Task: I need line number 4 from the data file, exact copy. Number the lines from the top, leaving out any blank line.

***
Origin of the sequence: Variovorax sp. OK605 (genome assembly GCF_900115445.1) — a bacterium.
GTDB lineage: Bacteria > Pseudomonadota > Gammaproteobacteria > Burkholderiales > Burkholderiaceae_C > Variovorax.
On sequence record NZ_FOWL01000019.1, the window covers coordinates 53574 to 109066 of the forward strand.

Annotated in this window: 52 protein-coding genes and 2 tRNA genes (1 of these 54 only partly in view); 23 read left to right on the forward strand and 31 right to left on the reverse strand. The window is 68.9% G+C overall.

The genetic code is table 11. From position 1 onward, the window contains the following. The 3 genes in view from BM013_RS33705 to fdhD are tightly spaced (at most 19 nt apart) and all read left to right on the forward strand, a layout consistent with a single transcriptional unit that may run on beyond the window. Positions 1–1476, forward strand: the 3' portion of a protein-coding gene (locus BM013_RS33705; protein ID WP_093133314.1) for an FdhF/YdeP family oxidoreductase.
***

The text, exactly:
Annotated in this window: 52 protein-coding genes and 2 tRNA genes (1 of these 54 only partly in view); 23 read left to right on the forward strand and 31 right to left on the reverse strand. The window is 68.9% G+C overall.